Chaos Monkeys

If there is one “entity” that has fascinated America – and likely the world – it’s Silicon Valley. It’s where we look for innovation, for cutting-edge ideas, and for the products and services that influence our lives. While Silicon Valley is a catch-all phrase for both a region and an industry, to paraphrase the Willie Nelson song, “It is always on our mind.”

But what do we really know about Silicon Valley? The answer is: Not much. Now, Antonio Garcia Martinez has written and insider’s account: Chaos Monkeys. Here is part of what David Streitfeld offers in his review of Martinez’s book that really does take you deep inside Silicon Valley:

“The literature of Silicon Valley is exceedingly thin. The tech overlords keep clear of writers who are not on their payrolls or at least in their thrall. Many in the valley feel that bringing the digital future to the masses is God’s work. Question this, and they tend to get touchy. Anger them, and they might seek revenge. The billionaire investor Peter Thiel, outed by the local arm of the Gawker media empire, secretly financed a lawsuit to destroy it. Silicon Valley did not rise en masse and say this was seriously beyond the pale. No surprise, then, that there are so few books investigating what it really takes to succeed in tech (duplicity often trumps innovation) or that critically examine such omnipresent, comforting fables as “We’re not in it for the money.””

“Antonio García Martínez’s Chaos Monkeys: Obscene Fortune and Random Failure in Silicon Valley, a book whose bland all-purpose title belies the fact that this is a valley account like no other. The first hint that something is different here comes with the dedication: “To all my enemies: I could not have done it without you.” This is autobiography as revenge, naming names and sparing few, certainly not the author. “I was wholly devoid of most human boundaries or morality,” he notes in passing. In other words, he was a start-up chief executive.”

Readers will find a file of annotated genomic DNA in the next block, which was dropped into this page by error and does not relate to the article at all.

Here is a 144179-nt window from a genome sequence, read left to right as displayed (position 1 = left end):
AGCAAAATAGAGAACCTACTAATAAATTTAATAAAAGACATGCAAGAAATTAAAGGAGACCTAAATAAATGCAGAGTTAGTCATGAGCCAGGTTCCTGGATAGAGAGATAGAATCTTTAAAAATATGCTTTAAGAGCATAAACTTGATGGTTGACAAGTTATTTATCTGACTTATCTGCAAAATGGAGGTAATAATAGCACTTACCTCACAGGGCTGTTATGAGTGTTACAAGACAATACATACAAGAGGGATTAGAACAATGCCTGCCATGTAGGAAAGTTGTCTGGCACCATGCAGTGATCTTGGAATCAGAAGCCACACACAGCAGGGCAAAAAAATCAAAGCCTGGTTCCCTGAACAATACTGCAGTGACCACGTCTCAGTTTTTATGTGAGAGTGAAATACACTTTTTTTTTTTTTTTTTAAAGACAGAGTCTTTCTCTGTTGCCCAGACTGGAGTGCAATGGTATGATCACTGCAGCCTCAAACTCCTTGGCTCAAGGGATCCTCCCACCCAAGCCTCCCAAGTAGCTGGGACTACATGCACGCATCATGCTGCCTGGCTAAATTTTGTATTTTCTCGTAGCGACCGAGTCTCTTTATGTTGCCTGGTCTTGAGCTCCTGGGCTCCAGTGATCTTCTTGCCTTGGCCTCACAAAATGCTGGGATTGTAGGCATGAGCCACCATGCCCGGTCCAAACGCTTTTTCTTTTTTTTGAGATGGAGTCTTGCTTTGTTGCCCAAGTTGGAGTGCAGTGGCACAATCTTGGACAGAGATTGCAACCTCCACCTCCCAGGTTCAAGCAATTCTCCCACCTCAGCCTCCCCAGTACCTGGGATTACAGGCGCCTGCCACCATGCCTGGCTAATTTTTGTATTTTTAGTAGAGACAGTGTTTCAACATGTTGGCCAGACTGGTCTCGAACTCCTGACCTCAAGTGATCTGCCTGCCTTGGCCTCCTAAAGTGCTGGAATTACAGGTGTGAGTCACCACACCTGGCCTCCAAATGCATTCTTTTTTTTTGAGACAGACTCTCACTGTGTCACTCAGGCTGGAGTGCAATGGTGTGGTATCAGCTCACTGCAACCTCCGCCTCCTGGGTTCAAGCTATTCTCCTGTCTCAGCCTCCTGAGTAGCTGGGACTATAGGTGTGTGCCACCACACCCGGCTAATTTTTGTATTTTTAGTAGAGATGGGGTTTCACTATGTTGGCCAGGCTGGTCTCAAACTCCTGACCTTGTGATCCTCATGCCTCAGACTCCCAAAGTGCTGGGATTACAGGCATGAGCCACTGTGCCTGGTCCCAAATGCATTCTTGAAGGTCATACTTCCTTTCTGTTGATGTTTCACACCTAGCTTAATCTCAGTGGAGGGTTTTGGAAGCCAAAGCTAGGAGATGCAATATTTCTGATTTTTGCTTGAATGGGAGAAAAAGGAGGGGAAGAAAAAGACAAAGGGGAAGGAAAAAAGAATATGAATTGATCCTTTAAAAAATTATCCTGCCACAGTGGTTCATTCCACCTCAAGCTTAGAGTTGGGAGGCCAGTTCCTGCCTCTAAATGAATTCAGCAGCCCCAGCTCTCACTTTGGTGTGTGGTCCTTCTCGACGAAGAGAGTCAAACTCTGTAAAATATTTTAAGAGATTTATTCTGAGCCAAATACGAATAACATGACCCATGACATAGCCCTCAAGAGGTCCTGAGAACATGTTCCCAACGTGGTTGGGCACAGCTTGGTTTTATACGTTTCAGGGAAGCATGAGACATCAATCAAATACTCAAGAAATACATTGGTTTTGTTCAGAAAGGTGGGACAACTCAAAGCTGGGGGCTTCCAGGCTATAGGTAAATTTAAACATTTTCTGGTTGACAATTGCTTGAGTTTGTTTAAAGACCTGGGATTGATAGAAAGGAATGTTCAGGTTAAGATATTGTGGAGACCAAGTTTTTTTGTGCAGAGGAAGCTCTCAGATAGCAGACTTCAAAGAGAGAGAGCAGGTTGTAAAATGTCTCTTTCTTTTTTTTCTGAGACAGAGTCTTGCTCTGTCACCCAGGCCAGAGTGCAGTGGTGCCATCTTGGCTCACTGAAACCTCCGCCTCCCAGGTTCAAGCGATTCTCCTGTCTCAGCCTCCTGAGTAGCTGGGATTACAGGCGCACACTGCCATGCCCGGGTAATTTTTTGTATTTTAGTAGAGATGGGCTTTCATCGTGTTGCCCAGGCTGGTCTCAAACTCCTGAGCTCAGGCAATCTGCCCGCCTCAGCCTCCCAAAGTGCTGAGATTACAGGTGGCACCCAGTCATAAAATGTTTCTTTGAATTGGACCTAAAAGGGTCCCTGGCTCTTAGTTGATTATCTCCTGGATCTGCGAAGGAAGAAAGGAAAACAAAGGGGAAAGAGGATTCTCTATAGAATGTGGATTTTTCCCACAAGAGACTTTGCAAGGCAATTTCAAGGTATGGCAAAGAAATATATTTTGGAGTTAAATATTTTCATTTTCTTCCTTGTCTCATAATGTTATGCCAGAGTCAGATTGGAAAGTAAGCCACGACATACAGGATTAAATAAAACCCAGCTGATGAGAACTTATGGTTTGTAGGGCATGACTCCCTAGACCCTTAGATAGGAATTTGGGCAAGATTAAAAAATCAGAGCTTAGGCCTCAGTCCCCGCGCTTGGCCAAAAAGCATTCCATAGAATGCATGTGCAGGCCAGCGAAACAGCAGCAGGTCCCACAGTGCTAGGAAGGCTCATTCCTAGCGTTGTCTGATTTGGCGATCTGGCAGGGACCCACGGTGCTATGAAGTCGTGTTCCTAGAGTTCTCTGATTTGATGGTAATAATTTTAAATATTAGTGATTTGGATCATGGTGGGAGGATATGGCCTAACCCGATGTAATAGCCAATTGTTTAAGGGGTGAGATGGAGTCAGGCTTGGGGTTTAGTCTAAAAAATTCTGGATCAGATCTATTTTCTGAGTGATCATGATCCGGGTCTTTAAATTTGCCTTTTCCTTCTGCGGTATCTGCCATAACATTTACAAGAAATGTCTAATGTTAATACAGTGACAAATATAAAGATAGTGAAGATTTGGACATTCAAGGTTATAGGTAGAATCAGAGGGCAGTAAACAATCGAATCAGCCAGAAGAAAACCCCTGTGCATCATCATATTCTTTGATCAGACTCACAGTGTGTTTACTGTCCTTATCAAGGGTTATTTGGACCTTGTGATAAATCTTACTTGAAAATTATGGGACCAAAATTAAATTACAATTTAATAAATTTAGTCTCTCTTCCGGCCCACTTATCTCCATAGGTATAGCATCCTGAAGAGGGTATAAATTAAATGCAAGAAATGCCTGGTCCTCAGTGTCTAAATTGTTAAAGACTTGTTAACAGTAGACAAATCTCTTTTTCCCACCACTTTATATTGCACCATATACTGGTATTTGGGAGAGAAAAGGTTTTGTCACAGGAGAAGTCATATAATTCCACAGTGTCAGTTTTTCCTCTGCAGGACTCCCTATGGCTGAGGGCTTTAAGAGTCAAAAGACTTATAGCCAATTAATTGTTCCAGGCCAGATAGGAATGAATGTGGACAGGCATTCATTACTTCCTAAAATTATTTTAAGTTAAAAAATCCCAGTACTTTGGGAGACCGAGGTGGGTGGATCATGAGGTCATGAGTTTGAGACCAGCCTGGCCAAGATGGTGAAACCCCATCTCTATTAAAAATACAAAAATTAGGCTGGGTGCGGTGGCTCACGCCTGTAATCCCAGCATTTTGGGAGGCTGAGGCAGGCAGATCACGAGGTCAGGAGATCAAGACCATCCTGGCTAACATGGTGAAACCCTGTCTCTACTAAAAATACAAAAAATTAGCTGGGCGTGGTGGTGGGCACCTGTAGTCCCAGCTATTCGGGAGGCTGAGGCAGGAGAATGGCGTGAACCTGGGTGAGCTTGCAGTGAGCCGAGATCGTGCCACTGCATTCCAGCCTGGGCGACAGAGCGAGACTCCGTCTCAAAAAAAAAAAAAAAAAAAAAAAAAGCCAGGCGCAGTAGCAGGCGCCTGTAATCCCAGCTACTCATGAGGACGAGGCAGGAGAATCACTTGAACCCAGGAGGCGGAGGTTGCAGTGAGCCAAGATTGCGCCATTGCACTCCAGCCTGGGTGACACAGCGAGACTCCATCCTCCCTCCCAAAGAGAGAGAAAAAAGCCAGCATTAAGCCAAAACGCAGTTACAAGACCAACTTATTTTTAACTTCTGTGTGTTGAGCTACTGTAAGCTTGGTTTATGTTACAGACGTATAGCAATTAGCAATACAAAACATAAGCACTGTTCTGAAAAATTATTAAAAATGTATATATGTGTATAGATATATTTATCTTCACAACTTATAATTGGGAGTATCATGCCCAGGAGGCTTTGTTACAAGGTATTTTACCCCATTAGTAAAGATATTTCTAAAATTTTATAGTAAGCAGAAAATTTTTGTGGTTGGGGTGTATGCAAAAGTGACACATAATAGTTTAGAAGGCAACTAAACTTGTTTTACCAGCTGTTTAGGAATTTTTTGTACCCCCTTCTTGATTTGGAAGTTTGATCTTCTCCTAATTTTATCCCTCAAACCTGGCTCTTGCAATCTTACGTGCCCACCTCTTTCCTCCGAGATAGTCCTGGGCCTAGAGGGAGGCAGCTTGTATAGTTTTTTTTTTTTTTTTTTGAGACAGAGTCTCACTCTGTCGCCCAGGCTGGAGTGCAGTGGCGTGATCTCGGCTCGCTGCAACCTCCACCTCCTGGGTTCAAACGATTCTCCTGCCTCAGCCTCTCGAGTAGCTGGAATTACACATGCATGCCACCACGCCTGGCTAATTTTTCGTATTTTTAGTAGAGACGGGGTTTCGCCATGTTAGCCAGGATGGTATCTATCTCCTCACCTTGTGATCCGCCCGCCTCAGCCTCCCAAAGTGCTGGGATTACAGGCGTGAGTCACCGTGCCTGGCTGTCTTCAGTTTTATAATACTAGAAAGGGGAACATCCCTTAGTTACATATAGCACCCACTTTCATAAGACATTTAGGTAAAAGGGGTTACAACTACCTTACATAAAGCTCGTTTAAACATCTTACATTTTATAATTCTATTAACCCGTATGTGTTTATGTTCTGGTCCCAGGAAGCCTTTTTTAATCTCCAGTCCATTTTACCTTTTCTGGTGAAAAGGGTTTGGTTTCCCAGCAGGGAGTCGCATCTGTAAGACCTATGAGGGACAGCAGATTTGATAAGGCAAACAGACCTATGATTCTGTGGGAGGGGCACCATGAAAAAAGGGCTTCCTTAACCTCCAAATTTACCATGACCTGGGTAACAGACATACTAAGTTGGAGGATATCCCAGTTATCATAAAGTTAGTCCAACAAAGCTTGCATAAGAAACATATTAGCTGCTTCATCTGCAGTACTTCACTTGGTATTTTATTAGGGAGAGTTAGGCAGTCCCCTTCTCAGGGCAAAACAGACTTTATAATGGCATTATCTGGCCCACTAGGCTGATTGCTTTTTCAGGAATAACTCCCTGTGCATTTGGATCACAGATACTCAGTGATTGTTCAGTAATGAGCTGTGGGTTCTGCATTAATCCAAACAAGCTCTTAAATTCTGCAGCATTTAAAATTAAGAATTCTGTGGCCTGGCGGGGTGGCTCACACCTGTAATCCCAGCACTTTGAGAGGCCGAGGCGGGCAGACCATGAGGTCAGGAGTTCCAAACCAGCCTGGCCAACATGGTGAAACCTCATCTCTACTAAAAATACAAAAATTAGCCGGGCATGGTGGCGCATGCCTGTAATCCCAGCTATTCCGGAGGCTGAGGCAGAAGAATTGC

“The heart of the book is the period García Martínez spent at his start-up, which was intended to allow small businesses to efficiently advertise on Google. It was an auspicious moment. While the rest of the world was struggling to recover from the recession, the office parks of the valley were full of aggressive young men who had made pots of money by being early employees of Google. To prove they were not merely lucky, they needed to score again. Everyone was terrified of missing the next Facebook or, a little later, the next Airbnb or Uber. Smart entrepreneurs capitalized on these fears.”

A thought provoking insider’s view? You can read the full article here